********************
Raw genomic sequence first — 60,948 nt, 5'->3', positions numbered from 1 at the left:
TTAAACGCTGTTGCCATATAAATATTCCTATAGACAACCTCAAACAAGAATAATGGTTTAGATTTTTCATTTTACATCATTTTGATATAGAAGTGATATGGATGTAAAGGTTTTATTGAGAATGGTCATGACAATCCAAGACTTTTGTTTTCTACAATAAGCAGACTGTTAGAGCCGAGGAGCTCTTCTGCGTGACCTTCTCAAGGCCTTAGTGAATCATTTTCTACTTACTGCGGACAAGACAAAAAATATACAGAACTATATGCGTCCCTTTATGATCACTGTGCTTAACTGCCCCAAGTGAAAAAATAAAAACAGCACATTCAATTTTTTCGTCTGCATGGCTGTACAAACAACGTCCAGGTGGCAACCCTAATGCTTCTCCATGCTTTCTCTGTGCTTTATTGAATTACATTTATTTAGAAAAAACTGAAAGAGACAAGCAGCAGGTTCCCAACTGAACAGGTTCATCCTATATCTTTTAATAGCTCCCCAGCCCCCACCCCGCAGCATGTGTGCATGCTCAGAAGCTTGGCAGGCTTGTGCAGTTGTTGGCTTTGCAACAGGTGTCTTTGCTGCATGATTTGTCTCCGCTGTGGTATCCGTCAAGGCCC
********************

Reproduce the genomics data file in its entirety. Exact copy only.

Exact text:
Raw genomic sequence first — 60,948 nt, 5'->3', positions numbered from 1 at the left:
TTAAACGCTGTTGCCATATAAATATTCCTATAGACAACCTCAAACAAGAATAATGGTTTAGATTTTTCATTTTACATCATTTTGATATAGAAGTGATATGGATGTAAAGGTTTTATTGAGAATGGTCATGACAATCCAAGACTTTTGTTTTCTACAATAAGCAGACTGTTAGAGCCGAGGAGCTCTTCTGCGTGACCTTCTCAAGGCCTTAGTGAATCATTTTCTACTTACTGCGGACAAGACAAAAAATATACAGAACTATATGCGTCCCTTTATGATCACTGTGCTTAACTGCCCCAAGTGAAAAAATAAAAACAGCACATTCAATTTTTTCGTCTGCATGGCTGTACAAACAACGTCCAGGTGGCAACCCTAATGCTTCTCCATGCTTTCTCTGTGCTTTATTGAATTACATTTATTTAGAAAAAACTGAAAGAGACAAGCAGCAGGTTCCCAACTGAACAGGTTCATCCTATATCTTTTAATAGCTCCCCAGCCCCCACCCCGCAGCATGTGTGCATGCTCAGAAGCTTGGCAGGCTTGTGCAGTTGTTGGCTTTGCAACAGGTGTCTTTGCTGCATGATTTGTCTCCGCTGTGGTATCCGTCAAGGCCC